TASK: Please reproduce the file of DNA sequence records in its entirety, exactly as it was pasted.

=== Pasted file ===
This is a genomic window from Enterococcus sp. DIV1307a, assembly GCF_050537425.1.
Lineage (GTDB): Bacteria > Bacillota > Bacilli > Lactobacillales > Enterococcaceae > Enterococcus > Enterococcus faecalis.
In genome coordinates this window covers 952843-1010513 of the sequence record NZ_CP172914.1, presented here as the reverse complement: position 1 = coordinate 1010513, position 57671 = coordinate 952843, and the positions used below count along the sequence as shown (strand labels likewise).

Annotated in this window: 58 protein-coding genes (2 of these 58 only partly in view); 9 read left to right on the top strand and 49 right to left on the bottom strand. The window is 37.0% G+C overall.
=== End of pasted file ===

This is a genomic window from Enterococcus sp. DIV1307a, assembly GCF_050537425.1.
Lineage (GTDB): Bacteria > Bacillota > Bacilli > Lactobacillales > Enterococcaceae > Enterococcus > Enterococcus faecalis.
In genome coordinates this window covers 952843-1010513 of the sequence record NZ_CP172914.1, presented here as the reverse complement: position 1 = coordinate 1010513, position 57671 = coordinate 952843, and the positions used below count along the sequence as shown (strand labels likewise).

Annotated in this window: 58 protein-coding genes (2 of these 58 only partly in view); 9 read left to right on the top strand and 49 right to left on the bottom strand. The window is 37.0% G+C overall.